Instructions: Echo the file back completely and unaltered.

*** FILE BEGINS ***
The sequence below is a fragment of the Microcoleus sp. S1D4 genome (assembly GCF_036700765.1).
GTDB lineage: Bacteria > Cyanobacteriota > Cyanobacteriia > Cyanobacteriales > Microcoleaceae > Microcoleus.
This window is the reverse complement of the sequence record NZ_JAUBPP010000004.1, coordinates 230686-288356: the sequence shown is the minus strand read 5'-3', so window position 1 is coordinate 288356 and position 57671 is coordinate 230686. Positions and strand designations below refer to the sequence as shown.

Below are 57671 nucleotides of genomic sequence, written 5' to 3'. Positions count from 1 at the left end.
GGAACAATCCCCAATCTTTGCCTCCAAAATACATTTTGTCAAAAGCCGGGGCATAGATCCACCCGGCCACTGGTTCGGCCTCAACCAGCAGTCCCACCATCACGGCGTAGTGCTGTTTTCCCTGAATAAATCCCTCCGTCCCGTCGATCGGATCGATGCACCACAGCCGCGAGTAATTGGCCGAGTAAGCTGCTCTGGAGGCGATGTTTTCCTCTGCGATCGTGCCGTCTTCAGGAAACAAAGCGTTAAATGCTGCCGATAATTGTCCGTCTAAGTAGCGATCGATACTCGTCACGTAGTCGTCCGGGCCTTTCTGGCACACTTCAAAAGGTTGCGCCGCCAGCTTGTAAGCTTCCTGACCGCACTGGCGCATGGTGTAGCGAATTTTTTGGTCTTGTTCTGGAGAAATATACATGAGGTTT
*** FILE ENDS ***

The sequence below is a fragment of the Microcoleus sp. S1D4 genome (assembly GCF_036700765.1).
GTDB lineage: Bacteria > Cyanobacteriota > Cyanobacteriia > Cyanobacteriales > Microcoleaceae > Microcoleus.
This window is the reverse complement of the sequence record NZ_JAUBPP010000004.1, coordinates 230686-288356: the sequence shown is the minus strand read 5'-3', so window position 1 is coordinate 288356 and position 57671 is coordinate 230686. Positions and strand designations below refer to the sequence as shown.

Below are 57671 nucleotides of genomic sequence, written 5' to 3'. Positions count from 1 at the left end.
GGAACAATCCCCAATCTTTGCCTCCAAAATACATTTTGTCAAAAGCCGGGGCATAGATCCACCCGGCCACTGGTTCGGCCTCAACCAGCAGTCCCACCATCACGGCGTAGTGCTGTTTTCCCTGAATAAATCCCTCCGTCCCGTCGATCGGATCGATGCACCACAGCCGCGAGTAATTGGCCGAGTAAGCTGCTCTGGAGGCGATGTTTTCCTCTGCGATCGTGCCGTCTTCAGGAAACAAAGCGTTAAATGCTGCCGATAATTGTCCGTCTAAGTAGCGATCGATACTCGTCACGTAGTCGTCCGGGCCTTTCTGGCACACTTCAAAAGGTTGCGCCGCCAGCTTGTAAGCTTCCTGACCGCACTGGCGCATGGTGTAGCGAATTTTTTGGTCTTGTTCTGGAGAAATATACATGAGGTTT